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Caltech Authors (147.820 recursos)

Repository of works by Caltech published authors.

Group = Seismological Laboratory

Mostrando recursos 1 - 20 de 924

  1. Elastic-plastic bending of the lithosphere incorporating rock deformation data, with application to the structure of the Hawaiian archipelago

    Hsi-Ping, Liu; Kosloff, Dan
    An elastic-plastic lithosphere bending model incorporating rock deformation data has been developed for computation of flexure profiles at mid-ocean island chains and at the trenches near the plate boundaries. Flexure of the plate is computed by finite-element numerical solution of Von Kármán's equation for large deflection of plates with a nonlinear material behavior. The elastic part of the constitutive relation is derived from seismology (moduli = 90% of the seismic values) while the strain rate-dependent plastic part is derived from dunite deformation data extrapolated to the appropriate geologic loading rates. As an illustration, the amplitude and the wavelength of the...

  2. Upper limit on damage zone thickness controlled by seismogenic depth

    Ampuero, Jean Paul; Mao, Xiaolin
    The thickness of fault damage zones, a characteristic length of the cross-fault distribution of secondary fractures, significantly affects fault stress, earthquake rupture, ground motions and crustal fluid transport. Field observations indicate that damage zone thickness scales with accumulated fault displacement at short displacements, but saturates at few hundred meters for displacements larger than few kilometers. To explain this transition of scaling behavior, we conduct 3D numerical simulations of dynamic rupture with off-fault inelastic deformation on long strike-slip faults. We find that the distribution of coseismic inelastic strain is controlled by the transition from crack-like to pulse-like rupture propagation associated with saturation...

  3. Dynamic Rupture Simulations Based on the Characterized Source Model of the 2011 Tohoku Earthquake

    Tsuda, Kenichi; Iwase, Satoshi; Uratani, Hiroaki; Ogawa, Sachio; Watanabe, Takahide; Miyakoshi, Jun’ichi; Ampuero, Jean Paul
    The 2011 Off the Pacific Coast of Tohoku earthquake (Tohoku earthquake, M_w 9.0) occurred on the Japan Trench and caused a devastating tsunami. Studies of this earthquake have revealed complex features of its rupture process. In particular, the shallow parts of the fault (near the trench) hosted large slip and long period seismic wave radiation, whereas the deep parts of the rupture (near the coast) hosted smaller slip and strong radiation of short period seismic waves. Understanding such depth-dependent feature of the rupture process of the Tohoku earthquake is necessary as it may occur during future mega-thrust earthquakes in this...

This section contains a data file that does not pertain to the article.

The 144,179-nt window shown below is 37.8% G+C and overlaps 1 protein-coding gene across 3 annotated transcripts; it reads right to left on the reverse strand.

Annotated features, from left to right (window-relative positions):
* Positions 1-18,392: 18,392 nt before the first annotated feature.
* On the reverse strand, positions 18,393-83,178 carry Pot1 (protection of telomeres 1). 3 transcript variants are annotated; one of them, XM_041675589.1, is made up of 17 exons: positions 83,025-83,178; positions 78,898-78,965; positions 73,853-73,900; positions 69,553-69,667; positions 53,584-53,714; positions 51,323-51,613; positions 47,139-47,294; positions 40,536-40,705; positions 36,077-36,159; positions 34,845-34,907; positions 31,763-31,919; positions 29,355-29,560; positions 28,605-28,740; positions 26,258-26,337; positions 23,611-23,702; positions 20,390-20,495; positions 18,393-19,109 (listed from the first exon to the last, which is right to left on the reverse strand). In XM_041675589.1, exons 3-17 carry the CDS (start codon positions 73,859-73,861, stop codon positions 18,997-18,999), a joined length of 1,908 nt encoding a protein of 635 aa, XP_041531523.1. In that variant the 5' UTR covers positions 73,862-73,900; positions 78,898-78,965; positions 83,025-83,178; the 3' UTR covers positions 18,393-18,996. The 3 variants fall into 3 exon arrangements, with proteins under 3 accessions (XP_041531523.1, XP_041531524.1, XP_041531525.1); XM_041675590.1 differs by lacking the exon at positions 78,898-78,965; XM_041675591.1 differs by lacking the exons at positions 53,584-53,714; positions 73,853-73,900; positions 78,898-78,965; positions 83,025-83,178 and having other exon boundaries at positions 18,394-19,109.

4. Surface Rupture Effects on Earthquake Moment-Area Scaling Relations

    Luo, Yingdi; Ampuero, Jean-Paul; Miyakoshi, Ken; Irikura, Kojiro
    Empirical earthquake scaling relations play a central role in fundamental studies of earthquake physics and in current practice of earthquake hazard assessment, and are being refined by advances in earthquake source analysis. A scaling relation between seismic moment (M_0) and rupture area (A) currently in use for ground motion prediction in Japan features a transition regime of the form M_0–A^2, between the well-recognized small (self-similar) and very large (W-model) earthquake regimes, which has counter-intuitive attributes and uncertain theoretical underpinnings. Here, we investigate the mechanical origin of this transition regime via earthquake cycle simulations, analytical dislocation models and numerical crack models...

  5. A phase coherence approach to identifying co-located earthquakes and tremor

    Hawthorne, J. C.; Ampuero, J.-P.
    We present and use a phase coherence approach to identify seismic signals that have similar path effects but different source time functions: co-located earthquakes and tremor. The method used is a phase coherence-based implementation of empirical matched field processing, modified to suit tremor analysis. It works by comparing the frequency-domain phases of waveforms generated by two sources recorded at multiple stations. We first cross-correlate the records of the two sources at a single station. If the sources are co-located, this cross-correlation eliminates the phases of the Green’s function. It leaves the relative phases of the source time functions, which should...